Daily Mail caught out stealing. When leftie hero/mascot Johann Hari was pinged for plagiarism, interview confection, sock puppetry and the rest, few were more gleeful than that voice of the vein-standing-out-on-the-neck Right, the UK Daily Mail. But Hari’s unmasking has stimulated an appetite for checking out shady behaviour in the UK press, and the latest paper to be pinged is … the Daily Mail, for a recent piece which was 90% plagiarised from a piece in Slate.

Since it’s about the half-dozenth time that the paper has been accused of lifting material from the toobs, a full-bore crowdsourced investigation is now beginning. Licensing the piece for reprint would have cost a coupla hundred quid. The final bill may prove to be much more …  — Guy Rundle

Cut/Copy paste. Someone at The Age has mixed up Sydney electronic duo The Presets with Melbourne electronic collective Cut/Copy. Ah, whatever, they were so 2005 anyway …

Front page of the day. Europe’s rescue fund for debt-bound nations won a crucial vote of confidence from German lawmakers and German newspaper Der Tagesspiegel had its Chancellor, Angela Merkel, giving it the thumbs up:

The Department of Corrections. Brockville, Canada’s The Recorder & Times made the unfortunate mistake on Wednesday in attributing former US President Herbert Hoover’s economic policy to former FBI Director J. Edgar Hoover:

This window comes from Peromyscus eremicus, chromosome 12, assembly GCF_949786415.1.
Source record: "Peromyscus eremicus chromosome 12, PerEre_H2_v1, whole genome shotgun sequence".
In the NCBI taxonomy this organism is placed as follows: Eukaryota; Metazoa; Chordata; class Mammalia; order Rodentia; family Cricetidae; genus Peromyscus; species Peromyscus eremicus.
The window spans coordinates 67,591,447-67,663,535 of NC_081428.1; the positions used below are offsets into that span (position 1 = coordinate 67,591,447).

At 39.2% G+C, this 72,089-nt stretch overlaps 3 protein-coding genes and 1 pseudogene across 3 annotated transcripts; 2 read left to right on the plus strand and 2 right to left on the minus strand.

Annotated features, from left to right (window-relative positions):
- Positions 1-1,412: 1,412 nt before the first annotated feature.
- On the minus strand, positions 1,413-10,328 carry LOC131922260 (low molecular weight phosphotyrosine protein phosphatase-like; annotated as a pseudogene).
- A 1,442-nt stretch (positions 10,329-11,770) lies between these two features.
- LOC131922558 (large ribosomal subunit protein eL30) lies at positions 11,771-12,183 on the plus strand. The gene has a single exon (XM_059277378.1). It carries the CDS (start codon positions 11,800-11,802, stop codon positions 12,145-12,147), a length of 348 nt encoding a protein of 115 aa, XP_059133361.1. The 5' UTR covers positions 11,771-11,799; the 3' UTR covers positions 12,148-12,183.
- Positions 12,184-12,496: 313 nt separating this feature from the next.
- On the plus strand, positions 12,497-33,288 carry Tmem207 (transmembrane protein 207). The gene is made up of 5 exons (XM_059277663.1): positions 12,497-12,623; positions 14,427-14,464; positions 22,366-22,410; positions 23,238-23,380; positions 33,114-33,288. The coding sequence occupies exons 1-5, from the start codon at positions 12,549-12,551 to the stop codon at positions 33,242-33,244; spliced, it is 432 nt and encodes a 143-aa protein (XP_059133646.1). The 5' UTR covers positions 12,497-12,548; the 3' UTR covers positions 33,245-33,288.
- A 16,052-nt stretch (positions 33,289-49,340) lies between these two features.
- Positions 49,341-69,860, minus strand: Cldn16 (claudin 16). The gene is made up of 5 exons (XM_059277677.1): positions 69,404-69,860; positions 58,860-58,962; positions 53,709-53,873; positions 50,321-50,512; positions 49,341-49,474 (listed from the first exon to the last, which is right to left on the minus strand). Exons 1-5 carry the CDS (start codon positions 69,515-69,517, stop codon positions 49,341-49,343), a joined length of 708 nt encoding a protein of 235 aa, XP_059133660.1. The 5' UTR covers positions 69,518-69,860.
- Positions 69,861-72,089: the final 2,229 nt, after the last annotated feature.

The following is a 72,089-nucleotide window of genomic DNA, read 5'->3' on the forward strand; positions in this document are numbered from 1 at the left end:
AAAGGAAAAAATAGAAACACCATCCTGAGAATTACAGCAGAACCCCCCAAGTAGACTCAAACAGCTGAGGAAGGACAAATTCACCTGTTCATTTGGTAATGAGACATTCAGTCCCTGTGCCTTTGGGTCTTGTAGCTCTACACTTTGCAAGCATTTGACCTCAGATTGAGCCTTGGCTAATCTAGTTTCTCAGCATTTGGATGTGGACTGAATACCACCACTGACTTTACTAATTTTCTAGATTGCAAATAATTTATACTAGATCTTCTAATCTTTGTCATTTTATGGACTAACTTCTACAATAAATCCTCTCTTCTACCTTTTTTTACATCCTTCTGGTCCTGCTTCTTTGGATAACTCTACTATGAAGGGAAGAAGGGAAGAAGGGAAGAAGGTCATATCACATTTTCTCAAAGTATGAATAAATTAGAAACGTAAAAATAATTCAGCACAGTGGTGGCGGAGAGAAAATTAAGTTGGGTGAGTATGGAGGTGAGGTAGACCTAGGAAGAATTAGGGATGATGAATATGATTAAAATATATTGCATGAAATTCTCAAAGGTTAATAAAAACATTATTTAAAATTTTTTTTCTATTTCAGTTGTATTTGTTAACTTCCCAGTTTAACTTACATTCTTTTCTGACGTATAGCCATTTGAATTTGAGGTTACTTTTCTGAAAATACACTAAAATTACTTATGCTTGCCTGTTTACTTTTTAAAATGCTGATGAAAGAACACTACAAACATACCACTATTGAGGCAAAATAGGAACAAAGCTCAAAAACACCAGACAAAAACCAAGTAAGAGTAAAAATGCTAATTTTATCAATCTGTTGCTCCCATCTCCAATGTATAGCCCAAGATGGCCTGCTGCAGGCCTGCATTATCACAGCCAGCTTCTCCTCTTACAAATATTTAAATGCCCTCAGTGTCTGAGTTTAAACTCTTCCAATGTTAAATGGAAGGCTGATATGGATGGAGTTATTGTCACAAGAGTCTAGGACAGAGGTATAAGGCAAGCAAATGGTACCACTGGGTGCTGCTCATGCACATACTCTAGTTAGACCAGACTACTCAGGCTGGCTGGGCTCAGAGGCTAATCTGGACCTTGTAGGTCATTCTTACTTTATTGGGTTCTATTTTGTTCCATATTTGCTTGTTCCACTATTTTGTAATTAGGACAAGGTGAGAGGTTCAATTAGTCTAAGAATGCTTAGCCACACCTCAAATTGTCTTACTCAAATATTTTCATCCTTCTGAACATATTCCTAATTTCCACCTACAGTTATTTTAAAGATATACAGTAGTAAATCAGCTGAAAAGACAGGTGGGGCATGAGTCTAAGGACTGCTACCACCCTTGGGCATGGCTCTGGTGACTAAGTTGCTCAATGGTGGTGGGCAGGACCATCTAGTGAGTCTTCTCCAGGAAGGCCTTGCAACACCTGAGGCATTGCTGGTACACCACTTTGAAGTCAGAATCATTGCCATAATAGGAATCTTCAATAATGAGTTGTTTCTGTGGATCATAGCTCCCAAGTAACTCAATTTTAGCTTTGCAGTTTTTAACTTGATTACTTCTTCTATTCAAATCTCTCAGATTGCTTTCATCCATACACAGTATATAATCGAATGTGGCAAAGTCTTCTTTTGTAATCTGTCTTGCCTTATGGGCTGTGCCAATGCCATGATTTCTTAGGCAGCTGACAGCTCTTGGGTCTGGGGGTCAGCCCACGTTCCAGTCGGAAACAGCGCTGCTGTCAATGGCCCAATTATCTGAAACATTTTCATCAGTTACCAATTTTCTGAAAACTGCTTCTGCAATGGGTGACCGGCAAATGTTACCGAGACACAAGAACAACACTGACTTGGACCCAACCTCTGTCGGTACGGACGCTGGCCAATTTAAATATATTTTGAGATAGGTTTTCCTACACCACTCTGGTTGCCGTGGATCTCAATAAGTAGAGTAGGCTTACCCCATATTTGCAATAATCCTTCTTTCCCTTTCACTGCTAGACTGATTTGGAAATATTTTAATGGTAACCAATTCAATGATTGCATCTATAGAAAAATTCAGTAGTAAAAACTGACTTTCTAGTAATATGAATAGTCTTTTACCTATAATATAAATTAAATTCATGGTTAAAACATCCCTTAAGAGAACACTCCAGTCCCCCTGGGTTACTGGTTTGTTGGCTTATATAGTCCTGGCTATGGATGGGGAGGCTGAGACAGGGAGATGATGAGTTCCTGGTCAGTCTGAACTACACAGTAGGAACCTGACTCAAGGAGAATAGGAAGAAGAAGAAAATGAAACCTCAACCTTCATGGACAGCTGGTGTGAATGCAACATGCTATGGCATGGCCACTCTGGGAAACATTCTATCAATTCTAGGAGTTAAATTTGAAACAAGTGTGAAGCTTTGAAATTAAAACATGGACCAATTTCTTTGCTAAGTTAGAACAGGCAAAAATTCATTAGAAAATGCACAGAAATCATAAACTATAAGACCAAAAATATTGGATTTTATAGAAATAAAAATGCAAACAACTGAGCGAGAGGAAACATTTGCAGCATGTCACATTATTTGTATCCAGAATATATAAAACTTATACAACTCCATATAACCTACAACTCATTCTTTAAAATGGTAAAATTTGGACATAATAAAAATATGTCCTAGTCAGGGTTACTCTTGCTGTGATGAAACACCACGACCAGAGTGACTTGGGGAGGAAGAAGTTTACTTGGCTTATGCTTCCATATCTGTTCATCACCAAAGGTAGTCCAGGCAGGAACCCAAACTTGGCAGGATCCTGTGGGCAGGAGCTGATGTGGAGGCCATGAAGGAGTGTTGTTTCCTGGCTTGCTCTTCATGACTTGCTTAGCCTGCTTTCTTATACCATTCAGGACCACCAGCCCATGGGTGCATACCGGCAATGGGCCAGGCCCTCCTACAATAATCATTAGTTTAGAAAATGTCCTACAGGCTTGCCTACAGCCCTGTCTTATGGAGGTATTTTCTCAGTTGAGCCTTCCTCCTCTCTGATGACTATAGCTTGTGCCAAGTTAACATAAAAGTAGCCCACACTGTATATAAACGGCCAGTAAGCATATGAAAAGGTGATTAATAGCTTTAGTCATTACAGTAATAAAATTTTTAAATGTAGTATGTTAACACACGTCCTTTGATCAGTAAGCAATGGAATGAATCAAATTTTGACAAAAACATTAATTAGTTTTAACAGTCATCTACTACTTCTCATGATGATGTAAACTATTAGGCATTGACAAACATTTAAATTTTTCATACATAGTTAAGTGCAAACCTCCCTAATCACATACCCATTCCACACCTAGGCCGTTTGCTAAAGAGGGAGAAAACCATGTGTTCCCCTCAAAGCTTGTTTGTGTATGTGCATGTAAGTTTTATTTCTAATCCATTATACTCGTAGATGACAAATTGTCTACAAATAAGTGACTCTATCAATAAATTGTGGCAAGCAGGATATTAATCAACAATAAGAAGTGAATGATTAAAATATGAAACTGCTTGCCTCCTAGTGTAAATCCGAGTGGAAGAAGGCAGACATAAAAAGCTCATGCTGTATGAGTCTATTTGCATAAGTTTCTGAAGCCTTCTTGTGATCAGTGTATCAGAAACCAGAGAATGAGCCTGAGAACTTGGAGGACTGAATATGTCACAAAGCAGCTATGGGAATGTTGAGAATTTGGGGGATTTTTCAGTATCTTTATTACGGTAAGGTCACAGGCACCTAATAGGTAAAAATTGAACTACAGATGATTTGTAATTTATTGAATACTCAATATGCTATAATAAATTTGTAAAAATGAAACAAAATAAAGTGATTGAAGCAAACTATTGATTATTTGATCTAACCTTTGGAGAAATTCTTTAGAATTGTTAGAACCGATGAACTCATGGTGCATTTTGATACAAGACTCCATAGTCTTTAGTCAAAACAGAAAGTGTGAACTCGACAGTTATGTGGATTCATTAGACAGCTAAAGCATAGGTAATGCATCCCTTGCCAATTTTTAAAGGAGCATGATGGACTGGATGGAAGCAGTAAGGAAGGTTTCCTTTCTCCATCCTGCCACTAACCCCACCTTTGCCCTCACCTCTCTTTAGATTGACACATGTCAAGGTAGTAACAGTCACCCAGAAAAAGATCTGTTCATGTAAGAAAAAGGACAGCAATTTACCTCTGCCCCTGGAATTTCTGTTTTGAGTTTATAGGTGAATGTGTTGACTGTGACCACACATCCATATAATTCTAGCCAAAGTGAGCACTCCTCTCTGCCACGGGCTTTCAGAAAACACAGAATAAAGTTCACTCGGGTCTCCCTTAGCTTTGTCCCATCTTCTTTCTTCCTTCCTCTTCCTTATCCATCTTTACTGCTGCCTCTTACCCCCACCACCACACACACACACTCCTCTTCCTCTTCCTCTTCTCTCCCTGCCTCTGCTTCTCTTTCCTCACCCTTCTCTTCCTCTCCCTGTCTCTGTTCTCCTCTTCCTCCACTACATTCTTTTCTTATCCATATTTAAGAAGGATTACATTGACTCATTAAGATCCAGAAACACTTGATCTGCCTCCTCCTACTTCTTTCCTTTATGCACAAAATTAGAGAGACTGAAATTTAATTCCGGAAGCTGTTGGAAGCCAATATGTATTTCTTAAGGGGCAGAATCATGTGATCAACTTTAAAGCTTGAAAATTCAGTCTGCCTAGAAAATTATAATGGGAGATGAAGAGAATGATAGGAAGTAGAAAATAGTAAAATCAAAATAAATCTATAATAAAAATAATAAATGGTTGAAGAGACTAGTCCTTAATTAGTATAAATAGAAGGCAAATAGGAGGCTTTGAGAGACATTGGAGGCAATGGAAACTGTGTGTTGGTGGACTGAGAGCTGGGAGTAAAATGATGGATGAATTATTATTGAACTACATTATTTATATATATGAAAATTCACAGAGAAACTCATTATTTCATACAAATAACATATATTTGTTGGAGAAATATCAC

Phone hacking: Watergate reporter ‘struck by parallels’ with Nixon

“One of the two journalists who uncovered the Watergate scandal has said that he was “struck by the parallels” between the News of the World phone-hacking affair and the saga that brought down Richard Nixon in the 1970s.” — The Guardian

Israel releases Palestinian Al Jazeera journalist

“Israel has released Al Jazeera’s Kabul bureau chief Samer Allawi, claiming that the Palestinian journalist has confessed to links with Palestinian militant group Hamas.” — journalism.co.uk

ABC crew remembered in documentary

“The ABC will pay tribute to the ABC news crew killed in a helicopter crash near Lake Eyre by re-airing their final documentary Return To Lake Eyre this Sunday. Journalist Paul Lockyer, cameraman John Bean and helicopter pilot Gary Ticehurst died after the helicopter that was returning them from Lake Eyre crashed on August 18.” — The Australian

The Michael Wolff era at Adweek is over

“Media bomb-thrower has been editor of Adweek for less than a year. Earlier this month, rumors began circulating that he would soon be replaced. Now, we hear, Wolff’s days at Adweek are definitively coming to an end.” — Gawker

Facebook will never charge you to use it — here’s why

“The rumor that Facebook will suddenly start charging users to access the site has become one of the social media era’s perennial chain letters. Given the ubiquity of these rumors, we thought it was worth exploring their origin — and why we can guarantee Facebook will never charge you to use its service.” — Mashable